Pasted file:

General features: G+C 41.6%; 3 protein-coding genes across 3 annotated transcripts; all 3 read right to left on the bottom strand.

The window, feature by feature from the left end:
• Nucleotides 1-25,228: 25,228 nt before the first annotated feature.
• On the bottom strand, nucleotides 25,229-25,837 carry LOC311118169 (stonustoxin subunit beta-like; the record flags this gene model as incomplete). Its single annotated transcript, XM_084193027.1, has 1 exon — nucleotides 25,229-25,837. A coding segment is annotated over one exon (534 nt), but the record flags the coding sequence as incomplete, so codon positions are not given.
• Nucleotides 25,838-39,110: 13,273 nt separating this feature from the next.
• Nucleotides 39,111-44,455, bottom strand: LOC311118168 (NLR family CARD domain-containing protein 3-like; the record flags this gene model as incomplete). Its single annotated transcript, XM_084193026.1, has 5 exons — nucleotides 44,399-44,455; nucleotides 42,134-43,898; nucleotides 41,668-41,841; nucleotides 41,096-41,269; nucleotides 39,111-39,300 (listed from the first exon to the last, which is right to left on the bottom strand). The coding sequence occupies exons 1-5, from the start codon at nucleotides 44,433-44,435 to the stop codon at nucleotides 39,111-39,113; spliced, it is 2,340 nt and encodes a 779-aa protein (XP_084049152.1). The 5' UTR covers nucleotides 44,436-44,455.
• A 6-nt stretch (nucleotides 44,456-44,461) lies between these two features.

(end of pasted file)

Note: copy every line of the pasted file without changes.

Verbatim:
General features: G+C 41.6%; 3 protein-coding genes across 3 annotated transcripts; all 3 read right to left on the bottom strand.

The window, feature by feature from the left end:
• Nucleotides 1-25,228: 25,228 nt before the first annotated feature.
• On the bottom strand, nucleotides 25,229-25,837 carry LOC311118169 (stonustoxin subunit beta-like; the record flags this gene model as incomplete). Its single annotated transcript, XM_084193027.1, has 1 exon — nucleotides 25,229-25,837. A coding segment is annotated over one exon (534 nt), but the record flags the coding sequence as incomplete, so codon positions are not given.
• Nucleotides 25,838-39,110: 13,273 nt separating this feature from the next.
• Nucleotides 39,111-44,455, bottom strand: LOC311118168 (NLR family CARD domain-containing protein 3-like; the record flags this gene model as incomplete). Its single annotated transcript, XM_084193026.1, has 5 exons — nucleotides 44,399-44,455; nucleotides 42,134-43,898; nucleotides 41,668-41,841; nucleotides 41,096-41,269; nucleotides 39,111-39,300 (listed from the first exon to the last, which is right to left on the bottom strand). The coding sequence occupies exons 1-5, from the start codon at nucleotides 44,433-44,435 to the stop codon at nucleotides 39,111-39,113; spliced, it is 2,340 nt and encodes a 779-aa protein (XP_084049152.1). The 5' UTR covers nucleotides 44,436-44,455.
• A 6-nt stretch (nucleotides 44,456-44,461) lies between these two features.